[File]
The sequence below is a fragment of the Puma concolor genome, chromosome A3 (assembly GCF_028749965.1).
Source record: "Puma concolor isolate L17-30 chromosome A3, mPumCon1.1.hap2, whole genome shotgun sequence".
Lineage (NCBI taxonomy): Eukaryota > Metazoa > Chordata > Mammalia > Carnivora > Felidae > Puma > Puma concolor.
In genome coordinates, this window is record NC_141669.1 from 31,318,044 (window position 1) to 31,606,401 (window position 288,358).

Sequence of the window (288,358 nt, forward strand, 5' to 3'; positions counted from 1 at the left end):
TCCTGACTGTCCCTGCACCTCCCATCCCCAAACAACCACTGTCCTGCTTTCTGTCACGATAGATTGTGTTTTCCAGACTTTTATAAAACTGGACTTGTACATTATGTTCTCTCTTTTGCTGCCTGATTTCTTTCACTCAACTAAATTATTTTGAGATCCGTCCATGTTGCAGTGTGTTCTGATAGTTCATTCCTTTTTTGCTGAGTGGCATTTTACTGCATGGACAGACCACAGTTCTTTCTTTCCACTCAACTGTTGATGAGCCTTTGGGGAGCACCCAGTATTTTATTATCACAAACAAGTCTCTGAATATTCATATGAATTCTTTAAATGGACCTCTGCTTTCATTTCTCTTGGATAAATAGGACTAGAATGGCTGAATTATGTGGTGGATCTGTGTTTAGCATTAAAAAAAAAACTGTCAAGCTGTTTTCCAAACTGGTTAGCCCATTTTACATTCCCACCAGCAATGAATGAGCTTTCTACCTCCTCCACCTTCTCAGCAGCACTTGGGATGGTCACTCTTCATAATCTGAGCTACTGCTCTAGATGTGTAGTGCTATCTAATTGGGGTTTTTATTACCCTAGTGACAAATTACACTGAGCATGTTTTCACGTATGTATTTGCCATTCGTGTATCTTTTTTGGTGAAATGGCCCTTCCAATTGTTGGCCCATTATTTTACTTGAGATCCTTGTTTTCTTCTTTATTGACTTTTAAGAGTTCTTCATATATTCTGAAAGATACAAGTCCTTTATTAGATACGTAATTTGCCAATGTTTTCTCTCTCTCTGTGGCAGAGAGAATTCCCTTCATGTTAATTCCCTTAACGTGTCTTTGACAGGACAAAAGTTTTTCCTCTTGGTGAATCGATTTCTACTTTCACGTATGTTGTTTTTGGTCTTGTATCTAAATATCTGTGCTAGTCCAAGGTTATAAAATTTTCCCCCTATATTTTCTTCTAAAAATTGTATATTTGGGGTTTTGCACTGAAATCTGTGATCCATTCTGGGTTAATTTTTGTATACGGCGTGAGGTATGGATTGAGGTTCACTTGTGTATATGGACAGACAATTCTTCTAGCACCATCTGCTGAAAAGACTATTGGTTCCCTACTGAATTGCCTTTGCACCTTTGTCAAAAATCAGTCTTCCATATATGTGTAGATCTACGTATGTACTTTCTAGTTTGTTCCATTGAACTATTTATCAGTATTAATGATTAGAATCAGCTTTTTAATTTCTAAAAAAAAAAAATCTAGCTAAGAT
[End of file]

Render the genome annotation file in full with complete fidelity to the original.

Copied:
The sequence below is a fragment of the Puma concolor genome, chromosome A3 (assembly GCF_028749965.1).
Source record: "Puma concolor isolate L17-30 chromosome A3, mPumCon1.1.hap2, whole genome shotgun sequence".
Lineage (NCBI taxonomy): Eukaryota > Metazoa > Chordata > Mammalia > Carnivora > Felidae > Puma > Puma concolor.
In genome coordinates, this window is record NC_141669.1 from 31,318,044 (window position 1) to 31,606,401 (window position 288,358).

Sequence of the window (288,358 nt, forward strand, 5' to 3'; positions counted from 1 at the left end):
TCCTGACTGTCCCTGCACCTCCCATCCCCAAACAACCACTGTCCTGCTTTCTGTCACGATAGATTGTGTTTTCCAGACTTTTATAAAACTGGACTTGTACATTATGTTCTCTCTTTTGCTGCCTGATTTCTTTCACTCAACTAAATTATTTTGAGATCCGTCCATGTTGCAGTGTGTTCTGATAGTTCATTCCTTTTTTGCTGAGTGGCATTTTACTGCATGGACAGACCACAGTTCTTTCTTTCCACTCAACTGTTGATGAGCCTTTGGGGAGCACCCAGTATTTTATTATCACAAACAAGTCTCTGAATATTCATATGAATTCTTTAAATGGACCTCTGCTTTCATTTCTCTTGGATAAATAGGACTAGAATGGCTGAATTATGTGGTGGATCTGTGTTTAGCATTAAAAAAAAAACTGTCAAGCTGTTTTCCAAACTGGTTAGCCCATTTTACATTCCCACCAGCAATGAATGAGCTTTCTACCTCCTCCACCTTCTCAGCAGCACTTGGGATGGTCACTCTTCATAATCTGAGCTACTGCTCTAGATGTGTAGTGCTATCTAATTGGGGTTTTTATTACCCTAGTGACAAATTACACTGAGCATGTTTTCACGTATGTATTTGCCATTCGTGTATCTTTTTTGGTGAAATGGCCCTTCCAATTGTTGGCCCATTATTTTACTTGAGATCCTTGTTTTCTTCTTTATTGACTTTTAAGAGTTCTTCATATATTCTGAAAGATACAAGTCCTTTATTAGATACGTAATTTGCCAATGTTTTCTCTCTCTCTGTGGCAGAGAGAATTCCCTTCATGTTAATTCCCTTAACGTGTCTTTGACAGGACAAAAGTTTTTCCTCTTGGTGAATCGATTTCTACTTTCACGTATGTTGTTTTTGGTCTTGTATCTAAATATCTGTGCTAGTCCAAGGTTATAAAATTTTCCCCCTATATTTTCTTCTAAAAATTGTATATTTGGGGTTTTGCACTGAAATCTGTGATCCATTCTGGGTTAATTTTTGTATACGGCGTGAGGTATGGATTGAGGTTCACTTGTGTATATGGACAGACAATTCTTCTAGCACCATCTGCTGAAAAGACTATTGGTTCCCTACTGAATTGCCTTTGCACCTTTGTCAAAAATCAGTCTTCCATATATGTGTAGATCTACGTATGTACTTTCTAGTTTGTTCCATTGAACTATTTATCAGTATTAATGATTAGAATCAGCTTTTTAATTTCTAAAAAAAAAAAATCTAGCTAAGAT